- Diversity & Inclusion in Entrepreneurship: Navigating the Entrepreneurial Ecosystem
Herb Kelleher Entrepreneurship Center
Just now·5 min read
The Herb Kelleher Entrepreneurship Center believes that entrepreneurship should be accessible to anyone who is passionate about turning their ideas for solving problems into a reality. Given how much of a challenge it already is to successfully start and run a business, some students can get discouraged by their perceived lack of “fitting the mold” of a traditional entrepreneur archetype. Additionally, good ideas can come from anyone, so diverse representation in the field of entrepreneurship is essential for moving the community forward. For these reasons, HKEC, in partnership with the Jon Brumley Texas Venture Labs, McCombs Social Innovation Initiative, the Entrepreneurship Minor, and the Kendra Scott Women’s Entrepreneurial Leadership Institute, hosted the Diversity and Inclusion in Entrepreneurship Summit: Navigating the Entrepreneurial Ecosystem on April 14, 2021. This virtual event, hosted by program manager Amanda Golden, featured a keynote presentation from Blanca Lesmes, co-founder and CEO of BB Imaging and Healthcare Consulting, followed by a panel discussion featuring Luis Martins, Herb Kelleher Entrepreneurship Center Director, Sharon Miller, Bank of America Head of Small Business, Aisha Lewis, Notley Director of Strategic Programs, and Brooke Turner, DivInc Executive Program Director.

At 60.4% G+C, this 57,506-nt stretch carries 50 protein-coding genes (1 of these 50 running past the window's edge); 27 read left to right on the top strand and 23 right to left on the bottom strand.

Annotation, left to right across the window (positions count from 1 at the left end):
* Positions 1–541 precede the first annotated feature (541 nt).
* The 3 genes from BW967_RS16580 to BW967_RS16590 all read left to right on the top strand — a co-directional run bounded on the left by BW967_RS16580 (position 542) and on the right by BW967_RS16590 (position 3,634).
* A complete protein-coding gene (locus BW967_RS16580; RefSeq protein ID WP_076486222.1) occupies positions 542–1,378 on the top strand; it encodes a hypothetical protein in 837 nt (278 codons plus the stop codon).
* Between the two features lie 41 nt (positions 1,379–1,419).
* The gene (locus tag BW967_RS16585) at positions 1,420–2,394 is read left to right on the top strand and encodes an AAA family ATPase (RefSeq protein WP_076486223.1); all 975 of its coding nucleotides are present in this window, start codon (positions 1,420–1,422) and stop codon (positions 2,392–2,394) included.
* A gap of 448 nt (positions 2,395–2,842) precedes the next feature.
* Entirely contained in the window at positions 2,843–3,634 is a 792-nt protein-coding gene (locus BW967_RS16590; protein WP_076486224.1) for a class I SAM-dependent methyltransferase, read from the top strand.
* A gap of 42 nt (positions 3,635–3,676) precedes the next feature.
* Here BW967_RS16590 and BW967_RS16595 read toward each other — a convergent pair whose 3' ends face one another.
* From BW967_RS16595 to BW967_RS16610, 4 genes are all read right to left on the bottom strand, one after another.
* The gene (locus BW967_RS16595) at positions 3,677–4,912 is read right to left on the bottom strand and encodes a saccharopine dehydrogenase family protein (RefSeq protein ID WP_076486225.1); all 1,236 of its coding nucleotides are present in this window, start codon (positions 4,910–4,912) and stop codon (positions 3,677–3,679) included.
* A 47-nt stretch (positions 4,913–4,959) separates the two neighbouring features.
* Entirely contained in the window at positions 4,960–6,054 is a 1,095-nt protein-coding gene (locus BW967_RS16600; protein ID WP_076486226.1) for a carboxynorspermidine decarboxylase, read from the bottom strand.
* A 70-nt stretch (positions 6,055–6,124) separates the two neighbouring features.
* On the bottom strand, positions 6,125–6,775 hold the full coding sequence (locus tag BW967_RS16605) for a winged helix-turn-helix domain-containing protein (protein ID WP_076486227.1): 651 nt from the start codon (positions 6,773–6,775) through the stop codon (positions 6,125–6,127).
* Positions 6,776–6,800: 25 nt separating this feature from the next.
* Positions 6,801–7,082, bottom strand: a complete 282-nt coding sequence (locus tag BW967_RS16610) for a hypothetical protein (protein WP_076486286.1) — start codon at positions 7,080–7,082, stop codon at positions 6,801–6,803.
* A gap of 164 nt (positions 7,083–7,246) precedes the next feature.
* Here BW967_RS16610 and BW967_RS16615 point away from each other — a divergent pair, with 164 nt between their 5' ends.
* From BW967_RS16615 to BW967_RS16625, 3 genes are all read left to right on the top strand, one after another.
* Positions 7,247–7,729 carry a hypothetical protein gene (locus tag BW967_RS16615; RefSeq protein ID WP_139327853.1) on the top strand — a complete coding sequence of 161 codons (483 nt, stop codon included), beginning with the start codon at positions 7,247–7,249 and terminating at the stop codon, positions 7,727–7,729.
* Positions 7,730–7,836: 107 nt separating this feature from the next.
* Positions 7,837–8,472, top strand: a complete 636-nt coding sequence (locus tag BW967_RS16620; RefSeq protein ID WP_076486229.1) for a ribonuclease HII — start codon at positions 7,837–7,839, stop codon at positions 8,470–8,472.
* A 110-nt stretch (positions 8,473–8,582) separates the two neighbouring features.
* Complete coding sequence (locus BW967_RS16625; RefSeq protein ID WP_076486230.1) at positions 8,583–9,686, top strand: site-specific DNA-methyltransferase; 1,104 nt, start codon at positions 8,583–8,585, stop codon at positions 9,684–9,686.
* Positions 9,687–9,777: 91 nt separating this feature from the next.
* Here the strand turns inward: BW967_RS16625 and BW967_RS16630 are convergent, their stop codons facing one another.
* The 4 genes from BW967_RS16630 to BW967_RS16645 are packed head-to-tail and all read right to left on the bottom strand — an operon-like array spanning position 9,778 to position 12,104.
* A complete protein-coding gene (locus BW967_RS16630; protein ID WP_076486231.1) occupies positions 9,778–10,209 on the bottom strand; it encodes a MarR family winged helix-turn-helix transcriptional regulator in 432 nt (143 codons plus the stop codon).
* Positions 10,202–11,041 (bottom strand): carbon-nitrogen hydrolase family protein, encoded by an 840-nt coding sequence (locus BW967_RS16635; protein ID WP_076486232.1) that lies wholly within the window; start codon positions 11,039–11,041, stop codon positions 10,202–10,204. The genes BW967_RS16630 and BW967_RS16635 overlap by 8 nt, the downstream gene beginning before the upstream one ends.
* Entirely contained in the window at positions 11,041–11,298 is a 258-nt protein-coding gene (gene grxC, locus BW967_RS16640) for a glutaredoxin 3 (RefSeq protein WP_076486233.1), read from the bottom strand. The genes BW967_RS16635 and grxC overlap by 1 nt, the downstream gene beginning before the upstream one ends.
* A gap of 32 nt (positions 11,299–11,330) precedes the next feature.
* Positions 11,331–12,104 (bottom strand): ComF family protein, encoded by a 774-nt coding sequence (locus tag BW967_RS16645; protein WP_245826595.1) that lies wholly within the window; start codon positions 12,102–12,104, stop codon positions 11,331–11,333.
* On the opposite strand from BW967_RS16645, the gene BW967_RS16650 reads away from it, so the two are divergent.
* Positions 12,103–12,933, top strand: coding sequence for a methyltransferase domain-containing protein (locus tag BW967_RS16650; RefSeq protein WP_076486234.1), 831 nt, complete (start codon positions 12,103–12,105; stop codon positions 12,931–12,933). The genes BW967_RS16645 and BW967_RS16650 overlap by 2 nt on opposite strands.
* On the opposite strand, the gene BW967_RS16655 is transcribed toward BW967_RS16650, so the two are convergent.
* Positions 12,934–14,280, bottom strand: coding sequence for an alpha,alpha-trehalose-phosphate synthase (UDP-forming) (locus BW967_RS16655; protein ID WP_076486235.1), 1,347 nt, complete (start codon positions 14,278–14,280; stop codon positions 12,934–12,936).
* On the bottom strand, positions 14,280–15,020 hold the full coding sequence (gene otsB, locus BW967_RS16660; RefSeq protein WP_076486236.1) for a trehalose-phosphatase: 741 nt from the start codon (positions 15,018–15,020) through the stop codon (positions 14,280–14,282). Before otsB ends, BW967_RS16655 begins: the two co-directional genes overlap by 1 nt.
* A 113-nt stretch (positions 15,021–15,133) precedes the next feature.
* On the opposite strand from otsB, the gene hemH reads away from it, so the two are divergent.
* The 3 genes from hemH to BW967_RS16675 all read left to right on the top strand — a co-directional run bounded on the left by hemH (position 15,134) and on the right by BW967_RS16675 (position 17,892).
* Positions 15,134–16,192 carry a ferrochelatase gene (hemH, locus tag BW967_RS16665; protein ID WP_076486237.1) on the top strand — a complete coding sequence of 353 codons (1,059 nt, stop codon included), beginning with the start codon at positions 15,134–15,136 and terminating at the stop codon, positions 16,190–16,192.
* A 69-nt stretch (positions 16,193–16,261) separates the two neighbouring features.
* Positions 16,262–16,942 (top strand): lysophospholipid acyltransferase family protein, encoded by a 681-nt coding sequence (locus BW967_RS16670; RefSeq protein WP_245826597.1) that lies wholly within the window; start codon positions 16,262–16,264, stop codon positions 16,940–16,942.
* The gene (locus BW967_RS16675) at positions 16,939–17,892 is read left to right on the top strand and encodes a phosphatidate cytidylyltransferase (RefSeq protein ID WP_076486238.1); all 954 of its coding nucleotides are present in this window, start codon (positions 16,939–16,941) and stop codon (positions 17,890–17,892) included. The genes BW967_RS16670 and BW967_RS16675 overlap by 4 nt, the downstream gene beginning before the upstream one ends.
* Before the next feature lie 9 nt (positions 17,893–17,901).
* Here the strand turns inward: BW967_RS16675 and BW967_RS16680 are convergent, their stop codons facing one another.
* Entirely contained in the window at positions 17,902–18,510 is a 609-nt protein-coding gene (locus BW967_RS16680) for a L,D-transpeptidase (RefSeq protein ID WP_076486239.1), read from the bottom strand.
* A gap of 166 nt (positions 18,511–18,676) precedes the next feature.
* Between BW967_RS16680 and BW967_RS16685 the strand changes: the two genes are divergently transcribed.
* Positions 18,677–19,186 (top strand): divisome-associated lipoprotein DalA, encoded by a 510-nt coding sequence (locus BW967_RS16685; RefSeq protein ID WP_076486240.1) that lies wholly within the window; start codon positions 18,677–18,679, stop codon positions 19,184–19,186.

From left. Blanca Lesmes and Amanda Golden.
Blanca received her B.A. in International Business and Spanish from St. Edward’s University in Austin, before earning her MBA from The University of Texas at Austin McCombs School of Business. Before college, Blanca worked at her parents’ restaurant. “I had immigrant parents, and I was raised on the American Dream,” Blanca reminisced. “I had an interesting relationship with the people I worked alongside. There was an expectation that I washed tables and bussed dishes just like everybody else working for my parents[…] My earliest relationships were with a dozen or so employees that were undocumented. At times, immigration services would do ‘restaurant raids’ and round up undocumented workers to be deported. It wasn’t until that day that I realized the reality of my situation, and the situation of the people that I worked with[…] was different not only because I was the boss’s daughter, but because I was a documented citizen, and that was my first introduction to the ideas of access and privilege.”
Blanca later founded BB Imaging in 2005, and over the course of the next 15 years, she cultivated relationships with healthcare providers in Texas, Kansas, Missouri, and Oklahoma by delivering premium ultrasound services at their respective offices. The company has grown to become the largest privately owned ultrasound company in the Southwest. Now, she is focused on making healthcare more accessible for women in rural communities around Texas using the technology expertise she’s garnered. “BB Imaging allows me to pursue my passion of bringing accessibility to healthcare,” Blanca noted. In her free time, Blanca serves on the advisory board of DivInc, a pre-accelerator focused on diversity in the tech industry.
Blanca’s message for entrepreneurs from diverse backgrounds nervous about taking the next step is: get out of your head. “Acknowledging some painful truths about our self-limiting thoughts, which often isn’t coming from external sources, and asking ourselves ‘why not me?’, can set ourselves up to participate in the ecosystem.”